6-month notice periods now enforced in the UK

With the uncertainty that came with COVID-19 and the widespread knock-on effect that it has had on our great nation, the Government has provided tenants with a number of additional security measures that have meant they are far less likely to lose their homes.

September 2020



The most recent change came over the bank holiday weekend, as new legislation for Landlords and letting agents came in to force on 29 August. Landlords and letting agents are now required to give tenants 6-months’ notice before they can evict, except in the most serious of cases, such as incidents of anti-social behaviour and domestic abuse. This new 6-month notice period will continue to be enforced until 31 March 2021.

Whilst this means that concerned tenants can breathe a sigh of relief, the news has not been welcomed by some Landlords as it means that those looking to sell on their property, in the best cases, will only be able to do so if they sell to another buy-to-let investor with the tenant in situ. Otherwise, tenants must be provided with at least six months’ notice by landlords, prior to seeking possession through the courts in most cases, including section 21 evictions and rent arrears under six months.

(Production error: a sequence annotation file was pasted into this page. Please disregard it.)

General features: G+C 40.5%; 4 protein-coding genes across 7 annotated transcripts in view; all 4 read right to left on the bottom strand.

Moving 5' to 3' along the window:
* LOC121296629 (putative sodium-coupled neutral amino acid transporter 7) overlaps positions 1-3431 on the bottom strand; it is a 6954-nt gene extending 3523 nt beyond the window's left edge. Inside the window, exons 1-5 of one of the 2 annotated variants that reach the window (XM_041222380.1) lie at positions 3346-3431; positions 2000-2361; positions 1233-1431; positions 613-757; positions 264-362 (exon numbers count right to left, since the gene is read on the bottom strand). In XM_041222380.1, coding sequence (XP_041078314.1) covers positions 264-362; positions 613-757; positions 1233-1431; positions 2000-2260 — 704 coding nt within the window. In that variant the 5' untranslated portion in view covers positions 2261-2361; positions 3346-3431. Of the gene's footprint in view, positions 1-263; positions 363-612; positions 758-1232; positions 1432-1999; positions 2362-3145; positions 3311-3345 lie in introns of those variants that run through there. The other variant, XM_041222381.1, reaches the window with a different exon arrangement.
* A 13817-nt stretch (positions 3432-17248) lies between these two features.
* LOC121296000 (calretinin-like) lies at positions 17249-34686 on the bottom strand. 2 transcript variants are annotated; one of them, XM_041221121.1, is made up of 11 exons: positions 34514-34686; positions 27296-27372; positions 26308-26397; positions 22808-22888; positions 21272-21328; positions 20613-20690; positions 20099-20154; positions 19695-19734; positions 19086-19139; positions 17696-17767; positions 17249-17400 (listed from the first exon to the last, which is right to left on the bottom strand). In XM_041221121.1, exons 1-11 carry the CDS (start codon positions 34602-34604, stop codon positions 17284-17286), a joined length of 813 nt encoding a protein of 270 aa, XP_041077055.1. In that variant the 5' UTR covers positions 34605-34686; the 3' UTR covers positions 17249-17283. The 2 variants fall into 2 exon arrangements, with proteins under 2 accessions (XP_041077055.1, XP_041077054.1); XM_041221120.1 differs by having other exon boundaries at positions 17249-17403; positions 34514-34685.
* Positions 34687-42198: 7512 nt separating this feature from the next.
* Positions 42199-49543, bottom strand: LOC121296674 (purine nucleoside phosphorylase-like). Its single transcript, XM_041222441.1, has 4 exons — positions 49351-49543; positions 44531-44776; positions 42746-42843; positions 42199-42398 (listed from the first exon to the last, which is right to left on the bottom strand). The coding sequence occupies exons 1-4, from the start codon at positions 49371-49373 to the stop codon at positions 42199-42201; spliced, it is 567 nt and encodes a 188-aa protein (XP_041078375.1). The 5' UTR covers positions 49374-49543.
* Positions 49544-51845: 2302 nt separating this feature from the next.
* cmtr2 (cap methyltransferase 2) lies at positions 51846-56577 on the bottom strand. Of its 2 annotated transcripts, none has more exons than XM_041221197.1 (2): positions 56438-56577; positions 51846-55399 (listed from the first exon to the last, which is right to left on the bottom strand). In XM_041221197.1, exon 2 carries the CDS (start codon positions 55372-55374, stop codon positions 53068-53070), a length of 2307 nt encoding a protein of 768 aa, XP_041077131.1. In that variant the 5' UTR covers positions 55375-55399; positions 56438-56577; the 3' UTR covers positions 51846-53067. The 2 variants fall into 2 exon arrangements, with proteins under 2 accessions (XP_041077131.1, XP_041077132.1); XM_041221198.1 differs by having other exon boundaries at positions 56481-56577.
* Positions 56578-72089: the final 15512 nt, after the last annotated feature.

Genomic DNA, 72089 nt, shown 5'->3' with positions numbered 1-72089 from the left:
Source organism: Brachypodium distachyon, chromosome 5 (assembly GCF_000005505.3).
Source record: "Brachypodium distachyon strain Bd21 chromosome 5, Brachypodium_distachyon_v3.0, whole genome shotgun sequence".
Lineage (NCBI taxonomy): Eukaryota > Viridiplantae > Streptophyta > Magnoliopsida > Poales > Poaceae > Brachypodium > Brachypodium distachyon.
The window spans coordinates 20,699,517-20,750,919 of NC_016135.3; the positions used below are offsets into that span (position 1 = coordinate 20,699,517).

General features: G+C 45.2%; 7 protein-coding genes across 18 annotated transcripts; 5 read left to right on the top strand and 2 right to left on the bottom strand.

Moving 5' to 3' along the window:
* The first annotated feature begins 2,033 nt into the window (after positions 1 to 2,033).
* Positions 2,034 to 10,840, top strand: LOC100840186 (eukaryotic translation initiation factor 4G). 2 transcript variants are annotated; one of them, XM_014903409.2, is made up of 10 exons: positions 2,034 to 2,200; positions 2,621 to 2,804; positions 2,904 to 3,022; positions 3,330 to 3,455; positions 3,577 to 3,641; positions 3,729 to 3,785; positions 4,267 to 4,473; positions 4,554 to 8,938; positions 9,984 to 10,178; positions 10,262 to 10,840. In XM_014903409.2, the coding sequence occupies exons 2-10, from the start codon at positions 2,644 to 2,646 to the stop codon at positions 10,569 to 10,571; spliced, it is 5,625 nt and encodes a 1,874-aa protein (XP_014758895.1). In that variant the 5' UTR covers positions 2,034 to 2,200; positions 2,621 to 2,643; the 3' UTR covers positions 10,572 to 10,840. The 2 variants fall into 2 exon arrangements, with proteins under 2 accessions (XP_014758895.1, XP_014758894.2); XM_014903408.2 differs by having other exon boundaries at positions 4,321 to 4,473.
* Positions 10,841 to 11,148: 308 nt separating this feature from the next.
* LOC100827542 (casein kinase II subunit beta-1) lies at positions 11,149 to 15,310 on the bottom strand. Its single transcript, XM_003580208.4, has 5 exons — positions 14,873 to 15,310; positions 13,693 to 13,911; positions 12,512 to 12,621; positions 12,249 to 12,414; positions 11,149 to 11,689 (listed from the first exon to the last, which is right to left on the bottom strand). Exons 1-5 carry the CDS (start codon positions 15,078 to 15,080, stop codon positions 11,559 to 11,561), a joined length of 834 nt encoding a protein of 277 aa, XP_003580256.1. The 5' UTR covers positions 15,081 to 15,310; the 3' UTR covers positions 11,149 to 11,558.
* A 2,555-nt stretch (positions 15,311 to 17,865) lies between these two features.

Notices served on and before August 28 are not affected by these changes, and must be at least three months.

There are a few exceptions that apply for the worst cases to seek possession; these are:
  • anti-social behaviour (now 4 weeks’ notice)
  • domestic abuse (now 2 to 4 weeks’ notice
  • false statement (now 2 to 4 weeks’ notice)
  • over six months’ accumulated rent arrears (now 4 weeks’ notice)
  • breach of immigration rules ‘Right to Rent’ (now three months’ notice)
  • where tenants are required to vacate property as a result of failed follow up Right to Rent checks (now 12 weeks' notice)

Read the Coronavirus Act updated Regulations in full

In addition, new court rules have been agreed, which will come into force on September 20 meaning landlords will need to set out in their claim any relevant information about a tenant’s circumstances, including information on the effect of the COVID-19 pandemic. Where this information is not provided, judges will have the ability to adjourn proceedings.

Housing Secretary Robert Jenick says, “These changes will support landlords to progress the priority cases while keeping the public safe over winter. We will keep these measures under review and decisions will continue to be guided by the latest public health advice.”

Further Information: https://www.gov.uk/government/news/government-has-changed-the-law-so-most-renters-have-a-6-month-notice-period

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Meet Ollie

Ollie Whiting is the Lettings Manager at Jacobs Steel. Since re-launching our lettings department in 2018, Ollie has grown his team from scratch and helped hundreds of landlords and tenants with the highest quality of service that Jacobs Steel is known for.

His experience stems back over 6 years having worked for corporate and independent agencies; and he has dealt with a vast array of landlord requirements in that time. 

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